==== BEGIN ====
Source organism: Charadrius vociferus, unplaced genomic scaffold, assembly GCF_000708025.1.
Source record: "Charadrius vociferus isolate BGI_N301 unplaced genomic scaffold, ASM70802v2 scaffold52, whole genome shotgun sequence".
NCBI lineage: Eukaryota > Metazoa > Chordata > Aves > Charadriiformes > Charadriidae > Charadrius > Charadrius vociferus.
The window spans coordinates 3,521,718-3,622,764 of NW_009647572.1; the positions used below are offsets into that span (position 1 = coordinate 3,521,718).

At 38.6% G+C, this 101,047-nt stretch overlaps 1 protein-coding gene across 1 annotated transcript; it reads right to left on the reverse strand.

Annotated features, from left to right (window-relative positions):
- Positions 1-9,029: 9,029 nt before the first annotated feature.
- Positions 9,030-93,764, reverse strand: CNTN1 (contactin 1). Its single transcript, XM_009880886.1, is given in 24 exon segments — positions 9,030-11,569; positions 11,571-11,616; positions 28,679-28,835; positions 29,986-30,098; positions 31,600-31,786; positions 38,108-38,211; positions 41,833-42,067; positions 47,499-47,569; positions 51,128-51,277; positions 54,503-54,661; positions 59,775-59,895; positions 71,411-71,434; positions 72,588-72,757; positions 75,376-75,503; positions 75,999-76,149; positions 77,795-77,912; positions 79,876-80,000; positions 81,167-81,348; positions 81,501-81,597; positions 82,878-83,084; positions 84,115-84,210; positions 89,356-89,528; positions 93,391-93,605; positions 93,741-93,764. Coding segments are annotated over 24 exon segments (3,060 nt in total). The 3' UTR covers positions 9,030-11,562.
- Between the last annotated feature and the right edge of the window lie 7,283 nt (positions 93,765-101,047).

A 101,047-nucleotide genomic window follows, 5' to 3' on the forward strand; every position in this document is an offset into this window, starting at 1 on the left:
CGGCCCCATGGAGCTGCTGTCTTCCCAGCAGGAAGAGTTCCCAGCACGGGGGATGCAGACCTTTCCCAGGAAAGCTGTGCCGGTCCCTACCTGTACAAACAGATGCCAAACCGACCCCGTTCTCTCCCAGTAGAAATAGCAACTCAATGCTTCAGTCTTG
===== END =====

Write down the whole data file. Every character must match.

Source organism: Charadrius vociferus, unplaced genomic scaffold, assembly GCF_000708025.1.
Source record: "Charadrius vociferus isolate BGI_N301 unplaced genomic scaffold, ASM70802v2 scaffold52, whole genome shotgun sequence".
NCBI lineage: Eukaryota > Metazoa > Chordata > Aves > Charadriiformes > Charadriidae > Charadrius > Charadrius vociferus.
The window spans coordinates 3,521,718-3,622,764 of NW_009647572.1; the positions used below are offsets into that span (position 1 = coordinate 3,521,718).

At 38.6% G+C, this 101,047-nt stretch overlaps 1 protein-coding gene across 1 annotated transcript; it reads right to left on the reverse strand.

Annotated features, from left to right (window-relative positions):
- Positions 1-9,029: 9,029 nt before the first annotated feature.
- Positions 9,030-93,764, reverse strand: CNTN1 (contactin 1). Its single transcript, XM_009880886.1, is given in 24 exon segments — positions 9,030-11,569; positions 11,571-11,616; positions 28,679-28,835; positions 29,986-30,098; positions 31,600-31,786; positions 38,108-38,211; positions 41,833-42,067; positions 47,499-47,569; positions 51,128-51,277; positions 54,503-54,661; positions 59,775-59,895; positions 71,411-71,434; positions 72,588-72,757; positions 75,376-75,503; positions 75,999-76,149; positions 77,795-77,912; positions 79,876-80,000; positions 81,167-81,348; positions 81,501-81,597; positions 82,878-83,084; positions 84,115-84,210; positions 89,356-89,528; positions 93,391-93,605; positions 93,741-93,764. Coding segments are annotated over 24 exon segments (3,060 nt in total). The 3' UTR covers positions 9,030-11,562.
- Between the last annotated feature and the right edge of the window lie 7,283 nt (positions 93,765-101,047).

A 101,047-nucleotide genomic window follows, 5' to 3' on the forward strand; every position in this document is an offset into this window, starting at 1 on the left:
CGGCCCCATGGAGCTGCTGTCTTCCCAGCAGGAAGAGTTCCCAGCACGGGGGATGCAGACCTTTCCCAGGAAAGCTGTGCCGGTCCCTACCTGTACAAACAGATGCCAAACCGACCCCGTTCTCTCCCAGTAGAAATAGCAACTCAATGCTTCAGTCTTG